Page 24 - Wire Rope News & Sling Technology - August 2019
P. 24

continued from page 22
         next 20 years, carrying  thousands of
         tons  of  coal.  The  bankhead or  upper
         end of the incline was then serviced by
         an over-rope tramway, which  carried
         the coal skips  another  2.2 kM to the
         railhead across a long inclined trestle
         and a suspension bridge.
           The Sydney based consulting  engi-
         neer for the mine, Norman Selfe, went
         to the US in 1882 to view the construc-
         tion of the Brooklyn Bridge and learn
         about suspension bridge design.
           The original supporting ropes for
         the bridge are still where they were
         dropped after decommissioning of the
         bridge about 1903. The ropes are 1¼"
         Lang’s  Lay  6/7  RH.  Where  they  are
         above ground they are in very good
         condition, two broken wires from
         their original use on the incline are
         clearly visible.
                                            The Scenic Railway plunges 310 meters into the valley, with glass top affording views of the
                                            scenery above.
                                              The  flattening  of  the  wires  is  also   iron  “Slipper”  which  aligns  the  ends
                                            clearly  visible.  Ropes from  this  era   and fixes the gauge.
                                            were sourced from England, and made   Preventing bridge rail from sliding
                                            from plough steel. Bessemer steel was   down the incline was very difficult as
                                            still working its way into the rope man-  the low height of the bridge rail made
                                            ufacturers catalogues. The ropes have   the rail dog heads foul the wheel flang-
                                            a very long lay length of 11" or 280mm   es. It was replaced with web rail within
                                            compared to modern ropes of a similar               continued on page 26
                                            size 7¼" or 184mm.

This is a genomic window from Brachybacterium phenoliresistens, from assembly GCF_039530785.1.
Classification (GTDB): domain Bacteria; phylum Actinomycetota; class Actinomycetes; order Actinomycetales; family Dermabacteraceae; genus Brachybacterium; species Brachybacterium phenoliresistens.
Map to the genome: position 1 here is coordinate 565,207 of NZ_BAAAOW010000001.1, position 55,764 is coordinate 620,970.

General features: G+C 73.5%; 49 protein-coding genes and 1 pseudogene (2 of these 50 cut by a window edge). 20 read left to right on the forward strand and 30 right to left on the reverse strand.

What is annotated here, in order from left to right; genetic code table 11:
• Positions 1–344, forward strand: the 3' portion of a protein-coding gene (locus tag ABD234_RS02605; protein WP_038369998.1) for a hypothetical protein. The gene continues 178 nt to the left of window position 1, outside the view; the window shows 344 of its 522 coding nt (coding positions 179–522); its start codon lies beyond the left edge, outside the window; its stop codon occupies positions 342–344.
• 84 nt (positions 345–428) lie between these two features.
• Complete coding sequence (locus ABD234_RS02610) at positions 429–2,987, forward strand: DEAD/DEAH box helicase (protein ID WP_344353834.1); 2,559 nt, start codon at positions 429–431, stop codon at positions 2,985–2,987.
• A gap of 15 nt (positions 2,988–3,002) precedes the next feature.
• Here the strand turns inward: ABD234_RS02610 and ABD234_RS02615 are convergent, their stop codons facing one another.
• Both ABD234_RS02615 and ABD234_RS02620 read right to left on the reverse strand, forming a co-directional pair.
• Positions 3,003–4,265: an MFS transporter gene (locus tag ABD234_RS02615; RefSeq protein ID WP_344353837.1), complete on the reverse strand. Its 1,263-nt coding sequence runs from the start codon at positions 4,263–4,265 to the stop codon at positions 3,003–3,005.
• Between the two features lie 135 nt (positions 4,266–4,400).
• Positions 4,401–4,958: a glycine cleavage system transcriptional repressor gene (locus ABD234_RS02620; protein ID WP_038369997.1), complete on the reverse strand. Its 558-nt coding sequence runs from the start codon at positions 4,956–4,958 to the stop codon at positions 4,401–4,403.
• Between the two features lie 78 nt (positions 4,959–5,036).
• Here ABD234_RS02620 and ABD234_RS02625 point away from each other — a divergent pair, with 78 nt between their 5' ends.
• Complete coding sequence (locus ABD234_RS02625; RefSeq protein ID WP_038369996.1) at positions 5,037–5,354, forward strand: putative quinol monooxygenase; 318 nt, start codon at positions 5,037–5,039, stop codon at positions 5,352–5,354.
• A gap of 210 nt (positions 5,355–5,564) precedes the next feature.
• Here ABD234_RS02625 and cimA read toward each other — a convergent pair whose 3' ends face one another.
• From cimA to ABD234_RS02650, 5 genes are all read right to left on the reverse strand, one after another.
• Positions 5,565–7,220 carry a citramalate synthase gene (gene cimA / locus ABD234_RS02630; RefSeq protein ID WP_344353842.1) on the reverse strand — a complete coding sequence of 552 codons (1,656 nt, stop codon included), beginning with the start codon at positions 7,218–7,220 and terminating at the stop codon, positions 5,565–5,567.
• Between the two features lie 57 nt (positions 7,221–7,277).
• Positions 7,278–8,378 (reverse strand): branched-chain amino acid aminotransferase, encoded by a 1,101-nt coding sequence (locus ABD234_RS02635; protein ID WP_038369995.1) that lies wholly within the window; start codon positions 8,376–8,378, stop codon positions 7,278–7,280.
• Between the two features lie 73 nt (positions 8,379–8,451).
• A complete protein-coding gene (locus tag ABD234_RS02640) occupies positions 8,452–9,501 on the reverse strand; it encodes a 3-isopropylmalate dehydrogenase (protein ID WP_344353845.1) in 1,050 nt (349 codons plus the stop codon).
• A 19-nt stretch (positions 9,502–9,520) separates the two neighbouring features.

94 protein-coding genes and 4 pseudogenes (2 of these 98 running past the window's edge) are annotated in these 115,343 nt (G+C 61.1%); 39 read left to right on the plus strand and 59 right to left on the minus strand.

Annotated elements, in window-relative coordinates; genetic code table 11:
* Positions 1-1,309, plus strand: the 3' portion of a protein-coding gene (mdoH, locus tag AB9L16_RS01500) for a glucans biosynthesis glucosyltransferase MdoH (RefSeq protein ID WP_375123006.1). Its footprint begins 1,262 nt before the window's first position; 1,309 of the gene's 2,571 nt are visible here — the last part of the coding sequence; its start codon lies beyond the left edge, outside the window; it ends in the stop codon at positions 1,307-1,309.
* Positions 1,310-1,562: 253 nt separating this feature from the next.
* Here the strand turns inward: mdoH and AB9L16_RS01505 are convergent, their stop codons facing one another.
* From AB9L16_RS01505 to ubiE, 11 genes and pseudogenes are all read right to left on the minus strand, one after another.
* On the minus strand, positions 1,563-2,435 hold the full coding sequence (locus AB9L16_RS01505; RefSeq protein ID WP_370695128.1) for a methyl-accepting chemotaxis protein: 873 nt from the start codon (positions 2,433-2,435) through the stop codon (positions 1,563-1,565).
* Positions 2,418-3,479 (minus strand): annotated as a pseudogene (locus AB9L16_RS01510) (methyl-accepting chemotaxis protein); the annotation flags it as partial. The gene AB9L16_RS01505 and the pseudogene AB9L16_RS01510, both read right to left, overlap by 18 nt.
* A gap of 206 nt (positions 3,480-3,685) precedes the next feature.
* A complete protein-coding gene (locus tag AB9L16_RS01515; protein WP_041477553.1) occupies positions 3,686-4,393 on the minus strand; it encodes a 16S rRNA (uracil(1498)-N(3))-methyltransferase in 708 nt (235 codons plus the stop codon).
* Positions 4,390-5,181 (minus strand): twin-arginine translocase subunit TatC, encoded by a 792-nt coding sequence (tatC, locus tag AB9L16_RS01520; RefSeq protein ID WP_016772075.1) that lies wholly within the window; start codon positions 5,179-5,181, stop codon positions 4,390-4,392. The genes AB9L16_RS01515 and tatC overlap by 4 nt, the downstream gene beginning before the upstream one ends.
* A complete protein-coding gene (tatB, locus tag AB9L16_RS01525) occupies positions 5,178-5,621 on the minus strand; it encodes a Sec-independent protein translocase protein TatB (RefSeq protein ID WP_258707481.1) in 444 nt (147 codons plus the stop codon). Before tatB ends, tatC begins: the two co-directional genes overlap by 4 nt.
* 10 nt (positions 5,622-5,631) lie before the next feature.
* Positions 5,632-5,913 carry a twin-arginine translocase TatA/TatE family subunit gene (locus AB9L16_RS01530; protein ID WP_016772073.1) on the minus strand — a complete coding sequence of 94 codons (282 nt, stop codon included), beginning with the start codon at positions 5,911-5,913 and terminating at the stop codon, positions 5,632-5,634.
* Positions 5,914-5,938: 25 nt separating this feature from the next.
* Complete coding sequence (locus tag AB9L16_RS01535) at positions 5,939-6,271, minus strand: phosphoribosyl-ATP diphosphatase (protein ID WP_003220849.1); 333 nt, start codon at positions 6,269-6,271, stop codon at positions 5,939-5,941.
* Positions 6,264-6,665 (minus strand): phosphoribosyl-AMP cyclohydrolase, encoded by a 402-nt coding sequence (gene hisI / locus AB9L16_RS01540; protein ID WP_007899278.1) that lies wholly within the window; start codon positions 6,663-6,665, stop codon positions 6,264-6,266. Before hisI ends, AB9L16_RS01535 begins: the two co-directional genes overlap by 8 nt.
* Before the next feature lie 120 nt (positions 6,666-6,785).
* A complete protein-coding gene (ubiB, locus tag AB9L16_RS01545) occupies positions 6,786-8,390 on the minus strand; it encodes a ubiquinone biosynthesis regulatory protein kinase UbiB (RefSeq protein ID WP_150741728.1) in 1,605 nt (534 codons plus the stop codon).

Two  Lancashire  boilers  supplied
                                            steam to the endless rope winder and
                                            the incline winder, feeding to a 20 me-
                                            ter high square brick chimney.
                                              The mine was built in what today
         3/4” 6/19 ord lay haulage rope used on the
         over rope tramway.                 we call a “green field site”. There was
                                            nothing there! No roads, water, sur-
                                            veys or  maps. Everything had  to  be
                                            brought in. The mine was only feasible
                                            because of the proximity of the railway
                                            connecting it to Sydney, even though
                                            it was 2kM away across 4 creeks and
                                            3 ridges with a total 100M lift. A dam
                                            had to be built to supply water for the
                                            boilers and the miners.
                                              Funding was of course an issue, and
                                            a  company  was  floated  on  the  newly
                                            formed Sydney Stock Exchange, called
                                            “Katoomba Coal and Shale Ltd.” Enter-
                                            prises  like  this  were  readily  financed
                                            by English money, gold mines in par-
                                            ticular attracting get rich quick inves-
                                            tors. However most of the funds for the
                                            mine were sourced from Sydney based
                                            investors ranging from lawyers to tai-
                                            lors and land auctioneers.
                                              This mine was being built just as   The 1882 incline which served the coal mine,
                                            many changes in equipment were     shows  the coal  mine adit on the left with
                                            coming  into  the  mining  industry  in   a self-acting dual incline bringing  the coal
                                            Australia. Bridge rail was being re-  down  to  a “tippler”  which tipped  it  into a
         6/7 Lang’s Lay rope that was used on the main                         chute which, in turn, dropped the coal into
         incline was reused, even with its broken wires,   placed by web rail. The incline was   the skips for the trip up the dual incline, with
         to support a suspension bridge for the coal   initially  fitted  with  bridge  rail,  the   empties coming back down at the same time.
         trucks on their way to the rail siding.  lengths of which are joined at a cast   The main incline was steam hauled.

         24     Wire Rope News & Sling Technology   August 2019
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